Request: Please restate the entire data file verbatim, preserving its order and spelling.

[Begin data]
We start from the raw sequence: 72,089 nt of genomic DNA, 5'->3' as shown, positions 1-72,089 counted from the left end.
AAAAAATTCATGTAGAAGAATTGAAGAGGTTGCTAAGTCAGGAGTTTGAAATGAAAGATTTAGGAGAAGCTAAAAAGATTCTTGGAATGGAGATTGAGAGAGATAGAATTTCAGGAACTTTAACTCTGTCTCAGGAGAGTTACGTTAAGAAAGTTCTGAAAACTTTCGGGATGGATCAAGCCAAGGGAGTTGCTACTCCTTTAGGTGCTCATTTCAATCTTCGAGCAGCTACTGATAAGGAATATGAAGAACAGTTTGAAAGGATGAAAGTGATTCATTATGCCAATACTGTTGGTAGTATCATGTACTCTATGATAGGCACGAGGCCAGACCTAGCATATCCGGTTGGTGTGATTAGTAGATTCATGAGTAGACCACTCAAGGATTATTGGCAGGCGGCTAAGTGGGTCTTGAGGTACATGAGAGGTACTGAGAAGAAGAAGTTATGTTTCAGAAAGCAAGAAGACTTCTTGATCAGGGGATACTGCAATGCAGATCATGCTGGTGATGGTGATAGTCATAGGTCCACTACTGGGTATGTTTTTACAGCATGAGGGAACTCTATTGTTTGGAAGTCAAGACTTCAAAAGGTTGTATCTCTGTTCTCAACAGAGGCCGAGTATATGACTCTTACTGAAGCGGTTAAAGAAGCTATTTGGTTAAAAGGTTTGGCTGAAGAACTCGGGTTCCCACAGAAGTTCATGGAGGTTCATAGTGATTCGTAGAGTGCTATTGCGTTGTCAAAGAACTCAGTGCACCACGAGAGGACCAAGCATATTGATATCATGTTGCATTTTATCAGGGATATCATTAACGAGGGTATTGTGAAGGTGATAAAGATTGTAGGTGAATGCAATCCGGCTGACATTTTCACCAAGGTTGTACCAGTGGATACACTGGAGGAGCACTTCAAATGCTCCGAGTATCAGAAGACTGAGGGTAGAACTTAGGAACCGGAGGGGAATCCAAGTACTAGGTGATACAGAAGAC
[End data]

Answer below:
We start from the raw sequence: 72,089 nt of genomic DNA, 5'->3' as shown, positions 1-72,089 counted from the left end.
AAAAAATTCATGTAGAAGAATTGAAGAGGTTGCTAAGTCAGGAGTTTGAAATGAAAGATTTAGGAGAAGCTAAAAAGATTCTTGGAATGGAGATTGAGAGAGATAGAATTTCAGGAACTTTAACTCTGTCTCAGGAGAGTTACGTTAAGAAAGTTCTGAAAACTTTCGGGATGGATCAAGCCAAGGGAGTTGCTACTCCTTTAGGTGCTCATTTCAATCTTCGAGCAGCTACTGATAAGGAATATGAAGAACAGTTTGAAAGGATGAAAGTGATTCATTATGCCAATACTGTTGGTAGTATCATGTACTCTATGATAGGCACGAGGCCAGACCTAGCATATCCGGTTGGTGTGATTAGTAGATTCATGAGTAGACCACTCAAGGATTATTGGCAGGCGGCTAAGTGGGTCTTGAGGTACATGAGAGGTACTGAGAAGAAGAAGTTATGTTTCAGAAAGCAAGAAGACTTCTTGATCAGGGGATACTGCAATGCAGATCATGCTGGTGATGGTGATAGTCATAGGTCCACTACTGGGTATGTTTTTACAGCATGAGGGAACTCTATTGTTTGGAAGTCAAGACTTCAAAAGGTTGTATCTCTGTTCTCAACAGAGGCCGAGTATATGACTCTTACTGAAGCGGTTAAAGAAGCTATTTGGTTAAAAGGTTTGGCTGAAGAACTCGGGTTCCCACAGAAGTTCATGGAGGTTCATAGTGATTCGTAGAGTGCTATTGCGTTGTCAAAGAACTCAGTGCACCACGAGAGGACCAAGCATATTGATATCATGTTGCATTTTATCAGGGATATCATTAACGAGGGTATTGTGAAGGTGATAAAGATTGTAGGTGAATGCAATCCGGCTGACATTTTCACCAAGGTTGTACCAGTGGATACACTGGAGGAGCACTTCAAATGCTCCGAGTATCAGAAGACTGAGGGTAGAACTTAGGAACCGGAGGGGAATCCAAGTACTAGGTGATACAGAAGAC